Can You Testify With Your Smart Phone?
Yes, but be sure to promptly E-mail all of your notes, files and photos to your work E-mail.
In some respects, with the introduction of smart phones, policing has become easier. Apps developed for smart phones have allowed us to take statements, document crime scenes and type notes all with one device.
The question has been asked, though, “How does this use of the smart phone work with the rules of evidence?” Good question. This leads to other good questions: “Can I use my smart phone on the stand, like my notebook? If I use my smart phone on the stand, like my notebook, is it open to inspection? If I use my smart phone on the stand, can the phone be entered into evidence and taken from me?”
Let’s start with a basic scenario. You are on patrol; you have a smart phone and you have learned there are smart phone apps specifically designed for police officers. You have decided to download an app and start using it. At some point during your shift, you notice someone driving erratically and you stop them. During your conversation, you detect certain cues that lead you to believe you are dealing with an intoxicated driver. You did not bring your clipboard to the stopped car with you on the initial approach, but never fear, you have your smart phone with your new police app. You start a field sobriety test and document findings with your smart phone. You arrest the driver and set the court date. A month later you are in court, armed with your notes in your smart phone.
To answer these questions, we spoke with a local prosecutor and a local defense attorney who also sits as a substitute judge. Before we get into a discussion about this, we must caution you; the answers we learned are not only specific to the Commonwealth of Virginia, but very specific to the Richmond metropolitan area. We will provide a generalization here, but you must check your own courts to learn your own answers. Check not only with your prosecutor and judges, but check with defense attorneys since they ultimately will be the ones to enter a motion to inspect the phone or enter the phone as evidence.
Both the prosecutor and defense attorney agree, you may use your phone to refresh your memory from your notes. In today’s age of technology, the smart phone and other devices are replacing notebooks, just as the laptop has replaced the typewriter. Smart phones are so pervasive in today’s society, it is hard not to use one when you have one.
So, can the smart phone be inspected, just as a notebook, when it is used to refresh memory on the stand? Ultimately, yes it can. The degree of inspection, though, is up to the judge.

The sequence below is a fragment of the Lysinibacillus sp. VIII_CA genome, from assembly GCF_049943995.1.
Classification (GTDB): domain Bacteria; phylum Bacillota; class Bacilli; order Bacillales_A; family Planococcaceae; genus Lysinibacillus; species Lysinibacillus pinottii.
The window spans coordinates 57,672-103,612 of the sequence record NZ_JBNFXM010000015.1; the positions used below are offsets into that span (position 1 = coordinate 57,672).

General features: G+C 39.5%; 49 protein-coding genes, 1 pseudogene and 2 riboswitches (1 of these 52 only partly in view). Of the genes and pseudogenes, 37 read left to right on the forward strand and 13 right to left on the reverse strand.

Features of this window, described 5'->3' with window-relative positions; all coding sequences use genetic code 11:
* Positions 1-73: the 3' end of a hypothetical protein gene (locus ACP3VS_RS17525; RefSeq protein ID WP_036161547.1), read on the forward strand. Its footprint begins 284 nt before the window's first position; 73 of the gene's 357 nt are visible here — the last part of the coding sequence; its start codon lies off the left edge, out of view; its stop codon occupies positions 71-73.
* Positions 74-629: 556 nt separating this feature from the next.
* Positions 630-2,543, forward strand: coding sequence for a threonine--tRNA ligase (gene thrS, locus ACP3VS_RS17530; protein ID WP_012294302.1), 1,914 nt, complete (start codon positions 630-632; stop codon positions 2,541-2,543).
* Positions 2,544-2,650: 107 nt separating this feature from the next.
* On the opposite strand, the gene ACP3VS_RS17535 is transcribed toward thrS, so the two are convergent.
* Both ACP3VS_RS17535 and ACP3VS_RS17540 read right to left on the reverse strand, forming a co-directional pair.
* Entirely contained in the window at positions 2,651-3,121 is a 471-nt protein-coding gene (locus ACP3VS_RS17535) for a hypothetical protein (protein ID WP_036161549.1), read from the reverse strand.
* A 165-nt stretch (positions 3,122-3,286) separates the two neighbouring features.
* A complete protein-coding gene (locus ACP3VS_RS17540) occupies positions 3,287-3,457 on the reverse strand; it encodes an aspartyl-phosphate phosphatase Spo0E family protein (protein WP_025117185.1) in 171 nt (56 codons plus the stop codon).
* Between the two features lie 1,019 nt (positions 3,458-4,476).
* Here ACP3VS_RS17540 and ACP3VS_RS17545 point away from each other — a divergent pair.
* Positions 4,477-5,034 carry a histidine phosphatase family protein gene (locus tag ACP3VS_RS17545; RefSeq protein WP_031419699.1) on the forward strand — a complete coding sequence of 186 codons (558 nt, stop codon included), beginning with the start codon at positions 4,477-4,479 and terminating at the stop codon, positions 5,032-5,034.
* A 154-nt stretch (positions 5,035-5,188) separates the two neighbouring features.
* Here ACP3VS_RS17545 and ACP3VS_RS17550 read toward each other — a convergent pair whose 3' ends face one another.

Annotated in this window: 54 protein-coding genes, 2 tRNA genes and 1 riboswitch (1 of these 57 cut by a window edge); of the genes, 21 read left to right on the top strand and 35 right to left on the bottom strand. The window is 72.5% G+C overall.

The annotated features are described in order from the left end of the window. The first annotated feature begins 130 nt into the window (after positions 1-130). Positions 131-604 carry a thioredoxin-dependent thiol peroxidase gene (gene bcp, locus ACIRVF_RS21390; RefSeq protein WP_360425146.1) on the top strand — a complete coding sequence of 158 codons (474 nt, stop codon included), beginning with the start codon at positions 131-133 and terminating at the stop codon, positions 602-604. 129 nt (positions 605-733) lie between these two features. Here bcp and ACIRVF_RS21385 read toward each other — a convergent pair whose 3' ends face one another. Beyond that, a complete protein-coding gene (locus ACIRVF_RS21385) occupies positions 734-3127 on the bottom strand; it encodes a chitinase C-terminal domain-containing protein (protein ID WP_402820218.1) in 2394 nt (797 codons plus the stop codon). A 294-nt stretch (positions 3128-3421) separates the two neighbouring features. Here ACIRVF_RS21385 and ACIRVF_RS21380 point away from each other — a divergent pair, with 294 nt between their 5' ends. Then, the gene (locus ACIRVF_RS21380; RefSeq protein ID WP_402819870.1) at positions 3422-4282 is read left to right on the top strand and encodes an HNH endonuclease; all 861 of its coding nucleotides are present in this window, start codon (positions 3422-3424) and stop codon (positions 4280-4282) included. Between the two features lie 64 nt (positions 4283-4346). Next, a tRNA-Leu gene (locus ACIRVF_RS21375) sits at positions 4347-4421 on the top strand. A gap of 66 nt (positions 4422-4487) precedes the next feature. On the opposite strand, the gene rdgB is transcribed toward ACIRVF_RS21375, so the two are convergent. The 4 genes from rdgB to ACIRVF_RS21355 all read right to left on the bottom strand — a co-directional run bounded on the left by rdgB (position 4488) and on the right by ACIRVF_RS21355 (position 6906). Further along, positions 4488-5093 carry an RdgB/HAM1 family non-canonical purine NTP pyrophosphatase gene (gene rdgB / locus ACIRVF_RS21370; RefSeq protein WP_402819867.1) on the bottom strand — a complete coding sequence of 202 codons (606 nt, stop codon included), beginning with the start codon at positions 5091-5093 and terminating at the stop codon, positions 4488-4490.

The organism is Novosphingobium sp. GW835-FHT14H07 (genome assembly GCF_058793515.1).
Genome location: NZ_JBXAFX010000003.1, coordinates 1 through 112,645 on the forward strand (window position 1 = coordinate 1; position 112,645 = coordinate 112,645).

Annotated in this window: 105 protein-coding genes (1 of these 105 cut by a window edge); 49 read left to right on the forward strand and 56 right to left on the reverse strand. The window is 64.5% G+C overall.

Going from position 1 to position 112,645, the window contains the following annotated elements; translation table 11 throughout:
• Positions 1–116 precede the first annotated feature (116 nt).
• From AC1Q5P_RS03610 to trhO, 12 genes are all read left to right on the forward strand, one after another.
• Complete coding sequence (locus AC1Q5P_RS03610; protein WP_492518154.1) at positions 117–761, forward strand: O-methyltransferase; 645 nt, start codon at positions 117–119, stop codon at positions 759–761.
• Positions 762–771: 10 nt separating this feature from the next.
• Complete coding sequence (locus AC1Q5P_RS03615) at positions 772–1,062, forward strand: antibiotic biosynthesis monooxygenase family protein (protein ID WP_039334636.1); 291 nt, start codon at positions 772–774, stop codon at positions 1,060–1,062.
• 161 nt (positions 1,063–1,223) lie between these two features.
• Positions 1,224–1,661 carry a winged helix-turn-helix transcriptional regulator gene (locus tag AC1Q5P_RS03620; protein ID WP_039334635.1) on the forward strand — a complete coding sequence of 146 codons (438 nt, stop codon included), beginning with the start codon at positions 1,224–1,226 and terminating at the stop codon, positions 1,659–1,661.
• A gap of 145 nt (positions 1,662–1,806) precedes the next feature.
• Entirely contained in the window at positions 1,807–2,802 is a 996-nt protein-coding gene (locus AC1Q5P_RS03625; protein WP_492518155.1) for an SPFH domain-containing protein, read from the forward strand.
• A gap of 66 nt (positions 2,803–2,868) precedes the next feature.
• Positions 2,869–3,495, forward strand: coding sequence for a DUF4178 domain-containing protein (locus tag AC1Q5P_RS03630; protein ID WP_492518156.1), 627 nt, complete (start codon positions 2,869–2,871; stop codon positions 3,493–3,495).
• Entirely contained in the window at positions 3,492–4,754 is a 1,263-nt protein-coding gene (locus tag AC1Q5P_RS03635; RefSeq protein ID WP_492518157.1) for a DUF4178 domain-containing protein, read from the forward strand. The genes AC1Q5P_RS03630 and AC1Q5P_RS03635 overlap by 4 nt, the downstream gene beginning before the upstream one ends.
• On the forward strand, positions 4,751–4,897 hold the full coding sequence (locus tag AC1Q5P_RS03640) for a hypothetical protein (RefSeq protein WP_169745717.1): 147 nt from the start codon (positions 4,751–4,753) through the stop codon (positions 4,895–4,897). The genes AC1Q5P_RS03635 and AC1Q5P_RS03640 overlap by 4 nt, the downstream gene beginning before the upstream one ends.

The prosecutor admits that the smart phone may be inspected if it is used by the officer on the stand. The defense attorney said he would push for the inspection, but as a judge, he would not allow it or at least allow a very limited scope.
Though most of society is at least familiar with smart phones, different phones have different operating systems, and the court does not have the time to allow a full inspection of the phone for each type of phone on each case. The defense attorney/substitute judge said he would allow inspection of only those items pertaining to the case at hand and nothing further.
Will an officer’s phone be taken from him and entered into evidence? No, according to both the prosecutor and defense attorney. Both agree that the phone is used for notes, and it’s the content of the notes, not the “notebook,” that is important.
Some apps allow for notes to be E-mailed. The hard copy of the notes may be entered into evidence, but not the phone itself. Courts do not have, at this time, the ability to maintain a charge on every type of smart device on the market. When the phone battery dies, so does the usefulness of the information contained on it. This is still a good reason, though, to E-mail all notes, photographs and sound files to your work E-mail as soon as practical after they are obtained.
Both prosecutor and defense attorney agree on one final point. Just as with holding a clipboard, the officer should not get so focused on using the smart phone or an app on a smart phone that his or her focus on safety is compromised. No app is worth having to get out of a tight situation because the focus was on the phone and not the bad guy. Keep your eyes up and hands ready. There is no app for that.
Paul Witten and Tim Meacham are police officers for a private university in the Richmond, Va., area. Witten holds a BA in government and politics from the University of Maryland. Meacham holds a MS in criminal justice from the University of Cincinnati.
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